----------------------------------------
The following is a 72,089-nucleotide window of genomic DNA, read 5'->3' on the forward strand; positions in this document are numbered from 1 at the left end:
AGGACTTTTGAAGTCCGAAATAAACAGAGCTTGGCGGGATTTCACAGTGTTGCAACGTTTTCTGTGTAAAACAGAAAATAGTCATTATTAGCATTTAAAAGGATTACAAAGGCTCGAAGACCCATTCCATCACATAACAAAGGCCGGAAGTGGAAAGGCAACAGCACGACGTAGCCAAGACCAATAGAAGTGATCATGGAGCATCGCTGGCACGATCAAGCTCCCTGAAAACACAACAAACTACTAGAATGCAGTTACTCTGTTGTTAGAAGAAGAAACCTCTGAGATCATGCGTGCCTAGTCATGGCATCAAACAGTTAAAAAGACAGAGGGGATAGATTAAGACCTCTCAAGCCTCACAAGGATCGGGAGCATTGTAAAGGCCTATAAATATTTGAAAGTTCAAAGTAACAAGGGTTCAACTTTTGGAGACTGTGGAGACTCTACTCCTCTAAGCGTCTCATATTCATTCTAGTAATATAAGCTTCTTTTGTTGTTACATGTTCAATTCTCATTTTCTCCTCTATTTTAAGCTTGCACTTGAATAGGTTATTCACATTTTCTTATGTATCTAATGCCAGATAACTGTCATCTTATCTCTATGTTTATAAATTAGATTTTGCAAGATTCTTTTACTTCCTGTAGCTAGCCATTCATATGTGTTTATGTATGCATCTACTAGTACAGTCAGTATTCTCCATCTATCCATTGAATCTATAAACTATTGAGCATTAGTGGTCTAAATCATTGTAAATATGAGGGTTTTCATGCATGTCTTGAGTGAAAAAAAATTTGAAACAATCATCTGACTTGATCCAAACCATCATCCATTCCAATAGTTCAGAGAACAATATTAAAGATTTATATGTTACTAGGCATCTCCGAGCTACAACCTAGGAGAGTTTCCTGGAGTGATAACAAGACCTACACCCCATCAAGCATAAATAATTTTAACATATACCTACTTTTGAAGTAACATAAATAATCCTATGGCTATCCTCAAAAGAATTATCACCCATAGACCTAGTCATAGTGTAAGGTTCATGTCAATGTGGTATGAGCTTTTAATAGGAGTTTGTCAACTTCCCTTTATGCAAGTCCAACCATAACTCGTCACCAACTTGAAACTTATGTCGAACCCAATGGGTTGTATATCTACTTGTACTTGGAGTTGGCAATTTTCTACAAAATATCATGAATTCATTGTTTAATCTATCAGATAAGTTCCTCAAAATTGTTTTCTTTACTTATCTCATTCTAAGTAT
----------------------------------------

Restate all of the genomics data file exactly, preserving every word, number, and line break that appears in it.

The following is a 72,089-nucleotide window of genomic DNA, read 5'->3' on the forward strand; positions in this document are numbered from 1 at the left end:
AGGACTTTTGAAGTCCGAAATAAACAGAGCTTGGCGGGATTTCACAGTGTTGCAACGTTTTCTGTGTAAAACAGAAAATAGTCATTATTAGCATTTAAAAGGATTACAAAGGCTCGAAGACCCATTCCATCACATAACAAAGGCCGGAAGTGGAAAGGCAACAGCACGACGTAGCCAAGACCAATAGAAGTGATCATGGAGCATCGCTGGCACGATCAAGCTCCCTGAAAACACAACAAACTACTAGAATGCAGTTACTCTGTTGTTAGAAGAAGAAACCTCTGAGATCATGCGTGCCTAGTCATGGCATCAAACAGTTAAAAAGACAGAGGGGATAGATTAAGACCTCTCAAGCCTCACAAGGATCGGGAGCATTGTAAAGGCCTATAAATATTTGAAAGTTCAAAGTAACAAGGGTTCAACTTTTGGAGACTGTGGAGACTCTACTCCTCTAAGCGTCTCATATTCATTCTAGTAATATAAGCTTCTTTTGTTGTTACATGTTCAATTCTCATTTTCTCCTCTATTTTAAGCTTGCACTTGAATAGGTTATTCACATTTTCTTATGTATCTAATGCCAGATAACTGTCATCTTATCTCTATGTTTATAAATTAGATTTTGCAAGATTCTTTTACTTCCTGTAGCTAGCCATTCATATGTGTTTATGTATGCATCTACTAGTACAGTCAGTATTCTCCATCTATCCATTGAATCTATAAACTATTGAGCATTAGTGGTCTAAATCATTGTAAATATGAGGGTTTTCATGCATGTCTTGAGTGAAAAAAAATTTGAAACAATCATCTGACTTGATCCAAACCATCATCCATTCCAATAGTTCAGAGAACAATATTAAAGATTTATATGTTACTAGGCATCTCCGAGCTACAACCTAGGAGAGTTTCCTGGAGTGATAACAAGACCTACACCCCATCAAGCATAAATAATTTTAACATATACCTACTTTTGAAGTAACATAAATAATCCTATGGCTATCCTCAAAAGAATTATCACCCATAGACCTAGTCATAGTGTAAGGTTCATGTCAATGTGGTATGAGCTTTTAATAGGAGTTTGTCAACTTCCCTTTATGCAAGTCCAACCATAACTCGTCACCAACTTGAAACTTATGTCGAACCCAATGGGTTGTATATCTACTTGTACTTGGAGTTGGCAATTTTCTACAAAATATCATGAATTCATTGTTTAATCTATCAGATAAGTTCCTCAAAATTGTTTTCTTTACTTATCTCATTCTAAGTAT